The heart of Wisconsin’s capital city is perched on a narrow isthmus. Sandwiched between Lake Mendota on the north and Lake Monona on the south, the city’s central corridor is anchored on one end by the University of Wisconsin–Madison campus. Take a diagonal stroll up State Street from there, and you’ll find yourself smack dab in the middle of the isthmus, gazing up at the dome of the state capitol building.
The geography is a hint: Madison is a city charged by both politics and college sports. It’s possible to see crowds of sign-toting protesters marching up State Street to the capitol one day, then watch a sea of red Badger apparel thronging down the sidewalks the next. The university is big, boasting a current enrollment of more than 42,000 students, and the city itself has a population just shy of a quarter-million. Highly educated and overwhelmingly white (79 percent, according to the 2010 census) with a median household income slightly above the national average, these Madisonians provide a reliable audience for much of the city’s performing arts scene.
The emblem of that scene is the gleaming Overture Center for the Arts, which opened in 2004, replacing the aging Madison Civic Center. It is home to a bevy of venues, ranging from a 2,255-seat hall to a tiny black box. The center also houses a 350-seat thrust and an historic 1,000-seat proscenium theatre, as well as several other multi-use spaces. The Overture is both a presenter of touring acts and a venue for local performance companies, 10 of which are considered Overture residents—including the Children’s Theater of Madison and Forward Theater Company.
The trouble is that not everyone in Madison is in love with the place. Paid for almost exclusively with a $205-million gift from a local philanthropist couple, W. Jerome Frautschi and Pleasant Rowland Frautschi, the Overture has struggled since its inception against the notion that it was built by and for the wealthiest in Madison. “It’s a textbook case of why fundraising campaigns are so important,” believes Anne Katz, executive director of Arts Wisconsin, a statewide arts advocacy organization that works closely with both governmental and private organizations. “If there had been a campaign, we’d have had a community-wide conversation about why Madisonians should support and care about the facility,” she told me recently as we sat in one the center’s lobbies. “We didn’t get to do that with Overture.”
Like many in the community, however, Katz can see beyond the Overture’s image problems, and concedes that it is a beautiful, highly functional asset to the city. “The Overture gets an unfair rap that it is only for the rich—that’s not true,” she says, going on to rattle off the virtues of the facility and its programs, most notably its educational and outreach efforts. “Madison is funny,” chimes in Robert Chappell, the center’s director of strategic communication. “We may have this white, affluent demographic, but people here still feel bohemian and countercultural.”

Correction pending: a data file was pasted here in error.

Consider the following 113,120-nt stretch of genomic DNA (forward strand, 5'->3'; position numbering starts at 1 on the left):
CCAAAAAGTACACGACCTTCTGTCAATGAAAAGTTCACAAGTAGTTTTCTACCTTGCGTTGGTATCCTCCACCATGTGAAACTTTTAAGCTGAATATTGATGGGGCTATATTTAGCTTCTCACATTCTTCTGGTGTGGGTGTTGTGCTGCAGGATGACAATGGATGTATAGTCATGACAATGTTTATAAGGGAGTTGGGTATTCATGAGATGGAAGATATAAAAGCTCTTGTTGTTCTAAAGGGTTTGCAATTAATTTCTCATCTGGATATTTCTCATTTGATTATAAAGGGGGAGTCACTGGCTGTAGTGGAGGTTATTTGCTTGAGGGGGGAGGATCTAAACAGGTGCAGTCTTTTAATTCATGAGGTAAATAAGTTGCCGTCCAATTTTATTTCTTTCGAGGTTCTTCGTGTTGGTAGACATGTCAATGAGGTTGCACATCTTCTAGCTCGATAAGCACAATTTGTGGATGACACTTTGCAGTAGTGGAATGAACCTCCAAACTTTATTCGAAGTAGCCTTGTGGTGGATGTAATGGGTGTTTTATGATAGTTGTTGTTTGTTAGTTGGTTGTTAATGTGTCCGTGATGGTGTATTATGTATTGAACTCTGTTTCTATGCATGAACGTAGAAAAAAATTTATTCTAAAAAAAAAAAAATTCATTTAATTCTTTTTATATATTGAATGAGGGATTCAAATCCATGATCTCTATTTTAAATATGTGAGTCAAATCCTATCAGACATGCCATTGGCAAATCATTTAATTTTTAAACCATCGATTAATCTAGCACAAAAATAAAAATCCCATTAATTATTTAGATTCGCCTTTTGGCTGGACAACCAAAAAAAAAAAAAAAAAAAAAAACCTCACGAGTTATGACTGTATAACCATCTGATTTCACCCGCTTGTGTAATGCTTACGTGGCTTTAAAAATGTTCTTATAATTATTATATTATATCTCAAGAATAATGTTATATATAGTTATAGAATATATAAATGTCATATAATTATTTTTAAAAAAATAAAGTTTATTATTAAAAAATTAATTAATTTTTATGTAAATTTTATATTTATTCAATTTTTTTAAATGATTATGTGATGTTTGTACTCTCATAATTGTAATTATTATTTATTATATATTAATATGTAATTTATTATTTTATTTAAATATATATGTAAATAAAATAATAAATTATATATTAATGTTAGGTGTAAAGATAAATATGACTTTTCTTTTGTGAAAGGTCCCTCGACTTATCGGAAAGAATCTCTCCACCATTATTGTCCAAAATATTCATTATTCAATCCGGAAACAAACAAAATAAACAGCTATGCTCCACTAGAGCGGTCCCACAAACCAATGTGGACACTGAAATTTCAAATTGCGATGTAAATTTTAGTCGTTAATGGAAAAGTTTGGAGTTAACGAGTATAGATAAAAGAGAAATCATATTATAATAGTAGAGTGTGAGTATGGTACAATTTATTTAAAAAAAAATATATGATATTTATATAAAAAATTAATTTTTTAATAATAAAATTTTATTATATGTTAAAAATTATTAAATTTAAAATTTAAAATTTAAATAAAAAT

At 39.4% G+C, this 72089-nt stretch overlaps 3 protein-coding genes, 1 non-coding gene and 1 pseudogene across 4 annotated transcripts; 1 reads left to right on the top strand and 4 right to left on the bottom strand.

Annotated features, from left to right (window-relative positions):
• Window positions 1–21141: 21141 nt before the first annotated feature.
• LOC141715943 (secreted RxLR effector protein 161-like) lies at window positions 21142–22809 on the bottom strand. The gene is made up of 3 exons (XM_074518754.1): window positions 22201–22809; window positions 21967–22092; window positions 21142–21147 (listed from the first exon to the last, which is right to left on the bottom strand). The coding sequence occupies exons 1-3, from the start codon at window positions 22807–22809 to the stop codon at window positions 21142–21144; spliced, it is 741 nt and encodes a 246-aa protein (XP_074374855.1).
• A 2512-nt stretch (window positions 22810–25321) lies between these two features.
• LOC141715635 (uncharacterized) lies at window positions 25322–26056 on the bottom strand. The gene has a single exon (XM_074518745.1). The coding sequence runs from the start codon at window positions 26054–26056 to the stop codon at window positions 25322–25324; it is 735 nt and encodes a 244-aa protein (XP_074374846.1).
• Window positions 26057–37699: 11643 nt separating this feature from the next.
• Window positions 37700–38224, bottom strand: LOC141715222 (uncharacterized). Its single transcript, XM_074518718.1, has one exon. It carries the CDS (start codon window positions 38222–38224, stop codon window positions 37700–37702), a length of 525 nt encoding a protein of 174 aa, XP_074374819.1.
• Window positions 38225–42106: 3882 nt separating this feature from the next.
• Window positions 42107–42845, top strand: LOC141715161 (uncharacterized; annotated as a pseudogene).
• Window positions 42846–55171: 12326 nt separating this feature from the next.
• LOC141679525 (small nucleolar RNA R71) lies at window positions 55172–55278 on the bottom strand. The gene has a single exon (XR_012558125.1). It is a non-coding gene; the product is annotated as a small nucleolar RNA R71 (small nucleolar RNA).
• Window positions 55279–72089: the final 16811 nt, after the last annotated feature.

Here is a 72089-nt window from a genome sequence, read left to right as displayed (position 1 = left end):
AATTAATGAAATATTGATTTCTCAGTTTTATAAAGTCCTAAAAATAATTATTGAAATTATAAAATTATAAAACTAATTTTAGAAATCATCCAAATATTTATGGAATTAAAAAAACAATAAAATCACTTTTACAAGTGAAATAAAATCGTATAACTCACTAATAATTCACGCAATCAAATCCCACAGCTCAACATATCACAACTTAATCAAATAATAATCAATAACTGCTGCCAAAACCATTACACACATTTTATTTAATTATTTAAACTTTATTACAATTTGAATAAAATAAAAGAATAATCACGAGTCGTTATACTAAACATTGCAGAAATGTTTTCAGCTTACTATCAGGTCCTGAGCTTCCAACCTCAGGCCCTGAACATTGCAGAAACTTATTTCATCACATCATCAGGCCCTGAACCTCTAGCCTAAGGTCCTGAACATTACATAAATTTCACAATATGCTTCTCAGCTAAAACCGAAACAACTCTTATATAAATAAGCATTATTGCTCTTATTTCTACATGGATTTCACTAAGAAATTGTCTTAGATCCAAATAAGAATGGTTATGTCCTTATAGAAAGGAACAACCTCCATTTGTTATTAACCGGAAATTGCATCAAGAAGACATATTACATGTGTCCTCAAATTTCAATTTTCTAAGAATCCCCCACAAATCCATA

Although the Overture still receives a portion of its operating budget from the city—the Madison Common Council recently voted to increase Mayor Paul Soglin’s proposed contribution to the center by a $900,000, nearly restoring the city’s original commitment—an organizational restructuring at the end of 2011 shifted control of the facility from the city to a private nonprofit foundation. That has prompted concerns from people like Karin Wolf, arts program administrator for the Madison Arts Commission, who worries that the change could mean local companies will have a harder time raising money. “A gem like Overture absorbs so much of our community’s available resources that it becomes a challenge for smaller organizations to get enough of the soup for sustenance,” she reasons.
There’s also a perceived conflict in the Overture’s role as presenter versus its partnership with resident companies. Chappell has heard it all before. “I’ll be frank,” he says. “There used to be people in the Overture administration who didn’t see the residents’ place in our mission.” But attitudes have shifted since the center’s restructuring, Chappell maintains, and the Overture has been very careful in pursuing a fundraising strategy so as not to siphon income away from resident companies.
After years of relative calm, theatre in Madison found itself on shaky ground when the economy faltered in 2006. That year, the once-respected Children’s Theater of Madison, founded in 1965, stumbled and then fell flat: CTM cancelled its season mid-stream, then struggled through two more truncated, difficult seasons before bouncing back under the new leadership of producing artistic director Roseann Sheridan. In 2008, the nearly-as-old Madison Repertory Theatre began stumbling as well. Much of its staff was laid off, and the board of directors fired the artistic director; in early 2009, it shuttered operations for good. Nowadays, CTM is operating in the black, and MRT’s place has been taken by the fledgling Forward Theater Company, now in its fourth season.
“It was a tragedy when that company closed,” laments Forward’s artistic director Jennifer Uphoff Gray, speaking of Madison Rep. When it happened, those who would soon form Forward Theater met to find a way to fill the void. They were concerned, Gray says, that MRT was the third Equity theatre in southern Wisconsin to close in a sixth-month period (the others were New Court Theatre in Beloit, Wisc., and Milwaukee Shakespeare). “This was no longer going to be a region where theatre professionals could make a home,” Gray reasoned. She and her colleagues wanted to stay, and they needed to find a way to make it possible to do so.